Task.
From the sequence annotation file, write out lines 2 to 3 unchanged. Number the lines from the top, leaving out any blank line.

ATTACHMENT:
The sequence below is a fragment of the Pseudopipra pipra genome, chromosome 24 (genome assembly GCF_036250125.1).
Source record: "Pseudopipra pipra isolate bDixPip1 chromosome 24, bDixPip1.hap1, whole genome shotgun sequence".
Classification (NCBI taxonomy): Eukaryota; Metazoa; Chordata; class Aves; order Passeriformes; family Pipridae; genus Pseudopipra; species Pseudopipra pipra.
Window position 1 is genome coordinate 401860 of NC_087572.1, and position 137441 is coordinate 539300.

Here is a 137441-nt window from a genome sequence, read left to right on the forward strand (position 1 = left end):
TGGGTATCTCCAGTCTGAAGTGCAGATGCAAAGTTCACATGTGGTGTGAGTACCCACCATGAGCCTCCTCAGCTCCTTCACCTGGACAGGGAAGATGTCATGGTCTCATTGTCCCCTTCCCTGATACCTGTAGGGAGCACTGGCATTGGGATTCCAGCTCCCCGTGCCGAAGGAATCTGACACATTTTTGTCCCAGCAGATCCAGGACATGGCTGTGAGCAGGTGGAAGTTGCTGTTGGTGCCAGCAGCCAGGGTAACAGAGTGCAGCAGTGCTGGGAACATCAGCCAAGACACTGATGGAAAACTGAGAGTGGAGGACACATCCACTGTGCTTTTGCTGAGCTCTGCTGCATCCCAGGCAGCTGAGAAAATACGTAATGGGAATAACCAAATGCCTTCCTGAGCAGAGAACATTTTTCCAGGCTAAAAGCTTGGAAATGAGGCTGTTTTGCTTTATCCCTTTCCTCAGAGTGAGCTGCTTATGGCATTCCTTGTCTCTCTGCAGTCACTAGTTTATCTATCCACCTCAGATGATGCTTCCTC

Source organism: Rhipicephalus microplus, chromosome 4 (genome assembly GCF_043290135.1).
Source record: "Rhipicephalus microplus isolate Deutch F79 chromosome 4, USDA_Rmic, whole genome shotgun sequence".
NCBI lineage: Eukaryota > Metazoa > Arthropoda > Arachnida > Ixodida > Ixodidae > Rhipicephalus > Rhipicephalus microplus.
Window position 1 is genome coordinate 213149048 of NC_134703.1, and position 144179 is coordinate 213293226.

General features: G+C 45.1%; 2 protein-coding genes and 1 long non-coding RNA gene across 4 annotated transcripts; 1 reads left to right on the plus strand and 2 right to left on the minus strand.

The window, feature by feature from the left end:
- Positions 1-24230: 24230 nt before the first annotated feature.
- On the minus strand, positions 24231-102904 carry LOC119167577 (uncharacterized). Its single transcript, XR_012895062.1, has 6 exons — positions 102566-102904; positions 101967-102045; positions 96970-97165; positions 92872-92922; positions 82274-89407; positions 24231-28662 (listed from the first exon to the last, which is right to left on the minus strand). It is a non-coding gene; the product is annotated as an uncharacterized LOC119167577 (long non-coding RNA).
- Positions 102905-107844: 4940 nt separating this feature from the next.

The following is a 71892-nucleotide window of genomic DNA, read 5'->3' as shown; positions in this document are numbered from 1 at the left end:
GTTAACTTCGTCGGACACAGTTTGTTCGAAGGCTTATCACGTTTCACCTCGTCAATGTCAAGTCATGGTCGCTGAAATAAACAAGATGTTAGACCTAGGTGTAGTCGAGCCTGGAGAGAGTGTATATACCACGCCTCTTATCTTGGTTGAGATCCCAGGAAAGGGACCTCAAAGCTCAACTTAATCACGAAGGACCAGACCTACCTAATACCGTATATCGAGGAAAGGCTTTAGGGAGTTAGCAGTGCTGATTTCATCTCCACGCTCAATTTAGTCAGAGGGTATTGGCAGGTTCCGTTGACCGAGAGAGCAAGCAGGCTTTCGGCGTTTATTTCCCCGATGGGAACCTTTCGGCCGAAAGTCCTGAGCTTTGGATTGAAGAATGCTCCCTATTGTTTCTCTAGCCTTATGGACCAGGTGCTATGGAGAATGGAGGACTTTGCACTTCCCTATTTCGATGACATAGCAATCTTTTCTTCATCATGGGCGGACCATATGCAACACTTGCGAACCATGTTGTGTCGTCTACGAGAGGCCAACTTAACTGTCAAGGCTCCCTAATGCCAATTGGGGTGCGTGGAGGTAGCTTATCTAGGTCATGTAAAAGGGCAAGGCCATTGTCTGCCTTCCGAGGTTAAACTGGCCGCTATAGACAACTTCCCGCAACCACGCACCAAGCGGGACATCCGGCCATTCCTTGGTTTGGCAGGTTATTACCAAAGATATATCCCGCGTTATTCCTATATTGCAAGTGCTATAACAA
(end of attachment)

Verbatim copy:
Source record: "Pseudopipra pipra isolate bDixPip1 chromosome 24, bDixPip1.hap1, whole genome shotgun sequence".
Classification (NCBI taxonomy): Eukaryota; Metazoa; Chordata; class Aves; order Passeriformes; family Pipridae; genus Pseudopipra; species Pseudopipra pipra.